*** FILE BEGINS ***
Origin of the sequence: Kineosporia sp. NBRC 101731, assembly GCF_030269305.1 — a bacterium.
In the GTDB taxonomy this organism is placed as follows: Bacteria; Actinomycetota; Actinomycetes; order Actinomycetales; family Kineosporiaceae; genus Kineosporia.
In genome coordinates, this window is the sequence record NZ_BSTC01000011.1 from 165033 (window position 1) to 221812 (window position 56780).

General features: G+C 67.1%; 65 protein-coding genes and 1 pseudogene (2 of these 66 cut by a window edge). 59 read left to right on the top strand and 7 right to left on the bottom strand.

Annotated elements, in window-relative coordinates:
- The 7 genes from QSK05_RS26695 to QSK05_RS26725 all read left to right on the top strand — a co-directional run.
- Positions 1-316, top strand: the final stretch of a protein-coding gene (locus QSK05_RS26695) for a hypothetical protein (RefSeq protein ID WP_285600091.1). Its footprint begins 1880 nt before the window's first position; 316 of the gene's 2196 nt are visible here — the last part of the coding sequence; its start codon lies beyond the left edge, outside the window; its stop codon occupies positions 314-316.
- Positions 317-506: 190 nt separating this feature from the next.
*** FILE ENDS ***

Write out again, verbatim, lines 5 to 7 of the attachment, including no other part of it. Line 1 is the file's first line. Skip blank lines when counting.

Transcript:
Annotated elements, in window-relative coordinates:
- The 7 genes from QSK05_RS26695 to QSK05_RS26725 all read left to right on the top strand — a co-directional run.
- Positions 1-316, top strand: the final stretch of a protein-coding gene (locus QSK05_RS26695) for a hypothetical protein (RefSeq protein ID WP_285600091.1). Its footprint begins 1880 nt before the window's first position; 316 of the gene's 2196 nt are visible here — the last part of the coding sequence; its start codon lies beyond the left edge, outside the window; its stop codon occupies positions 314-316.